Legal claims for housing-related matters are on the rise, according to data from University of Salford Business School’s pro bono community legal advice service, SILKS Law Clinic, which has seen an 18% rise in cases to-date this year.
The clinic, which specialises in housing and family law, has experienced higher demand than in previous years due to many clients reporting unaffordable rent increases being imposed on them, as well as a rise in complaints regarding unsatisfactory and unsafe living conditions.
One Salford student who knows first-hand what it’s like to run into challenges with a rental property, is third year LLB Law student, Obioma Ibe, whose landlord unlawfully tried to claim her deposit for issues she shouldn’t have been footing the bill for. It was only due to her knowledge on housing law, in light of her degree, as well as her experience supporting the Law Clinic in this area, that Obioma was able to challenge her landlord and ultimately win her cases.
When Obioma moved out of her rental property in Sale Moor, Greater Manchester with her family in October 2022, her landlord attempted to claim her deposit of £1,038, despite some of the issues having been reported before she moved in and others her landlord was responsible for fixing. Obioma filed a claim against him for her deposit with the independent adjudicator, as well as for damages in the sum of £400 (to refund rent) with the small claims court, arguing her cases both with the law and evidence. She won both cases and her landlord was also required to pay her small claims court fees.
Obioma commented: “Upon moving into my rental property I had reported a few issues, including a broken window, broken and dirty blinds, plus no hot water from the kitchen tap, which my landlord assured me would be fixed. However, as time went on this never happened. It was only when I moved out that he attempted to charge me to fix the broken window along with several other issues that had been raised in the initial inventory and I knew he was responsible for. This included redecorating for general wear and tear, repairing the broken bathtub, replacing the blinds, as well as fixing a dripping tap – which had not been caused by myself or my family.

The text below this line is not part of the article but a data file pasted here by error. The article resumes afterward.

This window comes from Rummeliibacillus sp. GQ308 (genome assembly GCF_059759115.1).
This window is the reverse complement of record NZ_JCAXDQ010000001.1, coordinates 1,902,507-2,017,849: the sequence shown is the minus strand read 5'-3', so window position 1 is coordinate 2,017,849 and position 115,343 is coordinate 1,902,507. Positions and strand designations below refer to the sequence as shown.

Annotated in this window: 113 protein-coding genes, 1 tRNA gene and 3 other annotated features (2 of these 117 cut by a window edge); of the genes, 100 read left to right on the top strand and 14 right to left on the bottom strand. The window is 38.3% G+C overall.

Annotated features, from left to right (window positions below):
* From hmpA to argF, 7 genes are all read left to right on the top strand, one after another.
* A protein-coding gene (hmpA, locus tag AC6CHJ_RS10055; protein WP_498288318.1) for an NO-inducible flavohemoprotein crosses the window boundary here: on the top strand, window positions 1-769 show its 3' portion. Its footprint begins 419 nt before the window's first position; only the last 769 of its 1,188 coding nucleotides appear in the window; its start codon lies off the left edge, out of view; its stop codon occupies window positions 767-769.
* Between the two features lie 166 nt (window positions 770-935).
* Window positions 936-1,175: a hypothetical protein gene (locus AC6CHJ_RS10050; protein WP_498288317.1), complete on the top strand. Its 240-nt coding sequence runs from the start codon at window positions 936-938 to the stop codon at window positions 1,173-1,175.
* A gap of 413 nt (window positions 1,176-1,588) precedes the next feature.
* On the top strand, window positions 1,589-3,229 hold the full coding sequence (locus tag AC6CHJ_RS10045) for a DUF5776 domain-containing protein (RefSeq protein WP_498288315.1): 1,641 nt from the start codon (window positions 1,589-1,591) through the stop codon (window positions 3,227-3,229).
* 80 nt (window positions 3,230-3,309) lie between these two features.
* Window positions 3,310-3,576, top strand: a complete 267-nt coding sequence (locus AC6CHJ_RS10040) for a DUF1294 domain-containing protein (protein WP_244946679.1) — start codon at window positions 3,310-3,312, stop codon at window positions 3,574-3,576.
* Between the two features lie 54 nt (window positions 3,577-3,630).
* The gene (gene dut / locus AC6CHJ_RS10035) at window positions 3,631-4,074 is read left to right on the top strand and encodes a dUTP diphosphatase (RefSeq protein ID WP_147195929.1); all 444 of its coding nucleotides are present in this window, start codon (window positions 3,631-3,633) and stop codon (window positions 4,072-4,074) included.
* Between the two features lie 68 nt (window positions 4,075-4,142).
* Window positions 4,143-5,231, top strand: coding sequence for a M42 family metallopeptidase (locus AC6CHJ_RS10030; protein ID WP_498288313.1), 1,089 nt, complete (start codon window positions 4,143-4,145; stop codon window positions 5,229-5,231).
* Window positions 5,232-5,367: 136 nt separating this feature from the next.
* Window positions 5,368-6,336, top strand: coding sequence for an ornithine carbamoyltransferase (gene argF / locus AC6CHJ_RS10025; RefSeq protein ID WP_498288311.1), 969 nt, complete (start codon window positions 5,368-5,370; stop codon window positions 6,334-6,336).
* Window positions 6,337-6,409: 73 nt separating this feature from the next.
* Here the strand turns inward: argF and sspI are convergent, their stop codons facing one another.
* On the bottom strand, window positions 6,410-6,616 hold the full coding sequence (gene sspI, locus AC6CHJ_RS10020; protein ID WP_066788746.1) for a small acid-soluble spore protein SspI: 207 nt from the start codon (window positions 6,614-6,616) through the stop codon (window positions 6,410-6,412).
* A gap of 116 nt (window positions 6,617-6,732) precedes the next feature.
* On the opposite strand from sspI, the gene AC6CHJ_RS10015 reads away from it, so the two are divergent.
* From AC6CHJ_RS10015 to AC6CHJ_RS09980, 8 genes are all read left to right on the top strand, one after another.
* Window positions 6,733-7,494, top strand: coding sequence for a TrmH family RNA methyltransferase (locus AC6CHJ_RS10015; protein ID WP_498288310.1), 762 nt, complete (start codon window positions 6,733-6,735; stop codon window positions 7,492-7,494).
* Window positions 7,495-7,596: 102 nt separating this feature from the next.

“I gained some knowledge of tenant’s rights due to the housing law module I had studied through the university law clinic and did some further research to build on this, confirming repairs of this nature are in fact the landlord’s responsibility. Having this insight gave me the confidence to go to the small claims court, where I was able to represent myself and argue my cases with evidence. This led to the landlord refunding my deposit and the rent overpayment he owed me.”
Last year, SILKS Law Clinic completed pro bono work to the notional value of £100,000, approximately a third of which was for housing related legal advice. This number has already increased by 18% for this year.
Louise Hall, Senior Lecturer in Law (Practice) and Solicitor, as well as SILKS Lead at Salford Business School, added: “The cost of living and subsequent economic crisis is having an alarming impact on most members of society, but disproportionately those from low-income backgrounds.
“In recent years, cuts to legal aid have made it even more challenging for tenants to fight for their rights. With the cost of living crisis on top of this, we’re really seeing a rise in opportunistic landlords trying to wrongfully claim deposits for issues they’re responsible for fixing. We’re also increasingly seeing issues like structural damage, leaks and mould go unfixed, which in some instances can have a detrimental impact on the health and wellbeing of tenants.”
SILKS is a legal advice service for the community. The advice is given by Salford Business School’s team of Law Lecturers, each of whom are qualified Lawyers, helped by the School’s Law students working under supervision. Clinics run during term-time, supporting the Salford and Greater Manchester community with free legal advice, which could have otherwise been expensive and beyond the means of the people who need it most.
Louise concluded: “If/when the Renters (Reform) Bill passes into law this should help protect tenants further by freeing them to report disrepair more without fear of eviction. It’s brilliant to see students like Obi being aware of and exerting their rights.”